WACO, Texas – Turn out the lights … but the party isn't over, Dandy Don, it's is just starting. Not a party, exactly, more like a … fiesta.
Baylor said goodbye to Floyd Casey Stadium in the perfect way Saturday. The celebration started when the news reached Central Texas that Oklahoma had stunned Oklahoma State. The ninth-ranked Bears “only” had to close out the regular-season with a victory to claim an undisputed title.
And while Baylor struggled for a half and made mistakes that nearly let the Longhorns pull off the upset, the outcome led to a field storming, a trophy presentation and a Case closed.
Quarterback Bryce Petty connected on two short touchdown passes in the second half and the Bears’ defense was stifling as Baylor won its first Big 12 Conference championship with a 30-10 victory over Texas. The Bears (11-1, 8-1) will represent the Big 12 in the Fiesta Bowl against a foe that will be announced Sunday.
"It's a defining moment for our program," said coach Art Briles, who guided Baylor to the first 11-win season in school history. “The problem with people, it’s not that they aim too high and miss. It’s that they aim too low and they hit. That’s kind of the way that you have to think and feel.”
“When I first came to Baylor, I didn’t look at it as a great opportunity. I looked at it as a great place for accomplishment. You can find opportunity anywhere. It’s hard to find places where you can accomplish something. That’s what our players have done.”
On one of the coldest days in Waco history, Baylor made its fans forget about the weather. A record crowd of 51,728 had to wait until the second half to start thinking of celebrating. The Bears’ offense, which has been slowed over the last few weeks, could only generate a field goal as the teams were tied at 3.
The Bears started taking control by going 77 yards in 14 plays on the first possession of the second half. Baylor converted four third downs, three on Petty passes to Antwan Goodley. The fourth was an 11-yard touchdown pass on third-and-9.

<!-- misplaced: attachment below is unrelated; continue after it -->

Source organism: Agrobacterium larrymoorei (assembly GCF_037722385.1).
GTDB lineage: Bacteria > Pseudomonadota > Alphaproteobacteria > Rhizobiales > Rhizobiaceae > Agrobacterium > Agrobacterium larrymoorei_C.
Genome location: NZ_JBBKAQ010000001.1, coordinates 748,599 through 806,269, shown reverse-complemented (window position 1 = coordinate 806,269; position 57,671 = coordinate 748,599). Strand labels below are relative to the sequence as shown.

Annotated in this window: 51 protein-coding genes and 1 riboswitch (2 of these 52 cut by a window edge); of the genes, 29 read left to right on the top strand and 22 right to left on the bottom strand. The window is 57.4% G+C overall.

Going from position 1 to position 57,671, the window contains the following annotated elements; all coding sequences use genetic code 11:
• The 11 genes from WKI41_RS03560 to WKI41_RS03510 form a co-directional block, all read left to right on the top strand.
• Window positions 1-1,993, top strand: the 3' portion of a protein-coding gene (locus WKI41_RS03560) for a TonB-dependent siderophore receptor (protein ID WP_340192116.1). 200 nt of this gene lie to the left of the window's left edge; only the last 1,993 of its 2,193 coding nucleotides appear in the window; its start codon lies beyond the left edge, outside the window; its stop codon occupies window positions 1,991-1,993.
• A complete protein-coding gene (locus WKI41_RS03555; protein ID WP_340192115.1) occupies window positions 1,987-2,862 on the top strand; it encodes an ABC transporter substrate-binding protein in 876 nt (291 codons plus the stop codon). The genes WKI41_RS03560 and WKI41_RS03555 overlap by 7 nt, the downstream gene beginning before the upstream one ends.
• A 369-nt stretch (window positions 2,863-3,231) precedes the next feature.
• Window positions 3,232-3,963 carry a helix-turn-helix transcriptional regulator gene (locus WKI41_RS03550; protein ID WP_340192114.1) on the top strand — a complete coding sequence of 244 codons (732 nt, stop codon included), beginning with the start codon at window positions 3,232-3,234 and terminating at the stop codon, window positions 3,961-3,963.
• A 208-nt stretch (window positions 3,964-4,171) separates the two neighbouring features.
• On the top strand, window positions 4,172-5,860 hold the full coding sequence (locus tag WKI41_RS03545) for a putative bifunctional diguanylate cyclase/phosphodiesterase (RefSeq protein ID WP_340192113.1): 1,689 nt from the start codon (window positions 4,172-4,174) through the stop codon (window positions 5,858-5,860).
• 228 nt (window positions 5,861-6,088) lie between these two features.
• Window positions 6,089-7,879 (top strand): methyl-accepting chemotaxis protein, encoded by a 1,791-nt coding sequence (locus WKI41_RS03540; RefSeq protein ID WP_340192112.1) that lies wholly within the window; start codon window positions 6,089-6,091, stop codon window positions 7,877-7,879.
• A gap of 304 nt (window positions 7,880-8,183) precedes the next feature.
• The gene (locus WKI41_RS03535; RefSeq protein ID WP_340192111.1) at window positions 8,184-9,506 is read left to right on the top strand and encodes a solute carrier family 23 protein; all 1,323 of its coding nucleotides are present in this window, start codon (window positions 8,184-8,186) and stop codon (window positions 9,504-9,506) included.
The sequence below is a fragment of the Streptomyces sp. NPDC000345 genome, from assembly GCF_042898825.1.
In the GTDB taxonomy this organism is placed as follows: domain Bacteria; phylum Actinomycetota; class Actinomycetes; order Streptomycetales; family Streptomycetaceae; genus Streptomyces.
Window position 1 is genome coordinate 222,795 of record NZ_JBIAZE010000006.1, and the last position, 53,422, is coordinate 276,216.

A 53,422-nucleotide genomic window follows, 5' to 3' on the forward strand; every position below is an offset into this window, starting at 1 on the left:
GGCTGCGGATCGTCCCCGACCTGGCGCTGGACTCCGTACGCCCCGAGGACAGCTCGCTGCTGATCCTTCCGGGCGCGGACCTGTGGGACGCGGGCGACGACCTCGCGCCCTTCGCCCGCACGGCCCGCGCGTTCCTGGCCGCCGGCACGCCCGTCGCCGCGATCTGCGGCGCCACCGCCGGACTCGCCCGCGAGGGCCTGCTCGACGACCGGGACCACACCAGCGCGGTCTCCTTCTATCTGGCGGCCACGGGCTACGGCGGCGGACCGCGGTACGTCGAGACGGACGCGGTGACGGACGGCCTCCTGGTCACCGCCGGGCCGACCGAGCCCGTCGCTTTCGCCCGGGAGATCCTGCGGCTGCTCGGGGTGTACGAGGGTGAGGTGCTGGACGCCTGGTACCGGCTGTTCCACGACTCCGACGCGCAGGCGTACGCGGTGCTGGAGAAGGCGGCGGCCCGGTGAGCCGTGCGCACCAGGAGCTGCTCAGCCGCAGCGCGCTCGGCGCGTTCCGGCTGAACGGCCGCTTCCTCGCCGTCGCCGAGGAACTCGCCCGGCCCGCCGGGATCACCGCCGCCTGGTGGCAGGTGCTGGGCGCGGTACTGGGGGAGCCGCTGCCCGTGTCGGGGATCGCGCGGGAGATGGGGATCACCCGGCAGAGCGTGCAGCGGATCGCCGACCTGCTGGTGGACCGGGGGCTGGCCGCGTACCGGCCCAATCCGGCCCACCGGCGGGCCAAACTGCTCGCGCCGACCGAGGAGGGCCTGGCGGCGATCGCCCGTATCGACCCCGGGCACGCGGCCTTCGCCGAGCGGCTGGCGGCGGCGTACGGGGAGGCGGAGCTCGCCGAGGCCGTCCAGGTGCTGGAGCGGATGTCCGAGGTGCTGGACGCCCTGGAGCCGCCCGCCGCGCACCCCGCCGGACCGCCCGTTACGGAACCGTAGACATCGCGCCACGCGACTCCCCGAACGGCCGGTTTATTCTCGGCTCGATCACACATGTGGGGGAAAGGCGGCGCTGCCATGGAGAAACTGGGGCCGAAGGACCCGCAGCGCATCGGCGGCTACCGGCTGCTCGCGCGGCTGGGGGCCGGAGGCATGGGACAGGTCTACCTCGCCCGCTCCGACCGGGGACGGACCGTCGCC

“Back to old Baylor, just how we started the season,” said Goodley, who eight receptions for 114 yards. “We’re here. We’re serious. We’re at the top now and we’re going to continue to stay there.”
After a Texas three-and-out, the Bears grounded their offense. Six consecutive running plays set up a third-and-goal at the Longhorns’ 6. Petty found Levi Norwood on a slant for six and a 17-3 lead.
Baylor limited Texas to 217 yards, its fewest since the 2009 Big 12 Championship game. The Longhorns had just 54 yards passing, their fewest since 1991.
“It’s tough, disappointing,” said Texas quarterback Case McCoy, who was on the field when Kansas State clinched last year’s Big 12 title against the Longhorns. “It’s a bitter taste in your mouth the last two years sitting on a field and watch other teams sing we are the champion.”
McCoy’s scrambling 2-yard touchdown pass to Malcolm Brown, who finished with 131 yards rushing, made it 20-10 and there was tension until the final five minutes. Baylor’s K.J. Morton picked off a McCoy screen pass and his 57-yard return set up Glasco Martin’s game-clinching 18-yard touchdown run with 4:04 remaining.
When Briles was hired six years ago, his vision was a two-point plan: Win a Big 12 championship and have the school build an on-campus stadium. Robert Griffin III won the Heisman two years ago to jump start donations and a $260 million stadium just across the Brazos River will open next season.
“It was like a dream,” said Baylor senior safety Ahmad Dixon, who spent the first half in the locker room serving a suspension for a targeting penalty assessed last week. “The dream became reality. … This is one of the greatest things I've ever been a part of in my life."
There are eight light standards at Floyd Casey and the lights burned through the foggy mist until the closing ceremony. Representatives from various eras in Baylor history turned off the lights, one standard at a time.
The last was Briles. By then, the tears that had streamed down his cheeks before accepting the championship trophy had dried.
"It was emotional for everybody," Norwood said. "Everybody knew it was there, whether it was outright or a share. We wanted to be Big 12 champs."
That became reality with two Petty kneel downs in the victory formation.
“I just started crying uncontrollably,” he said.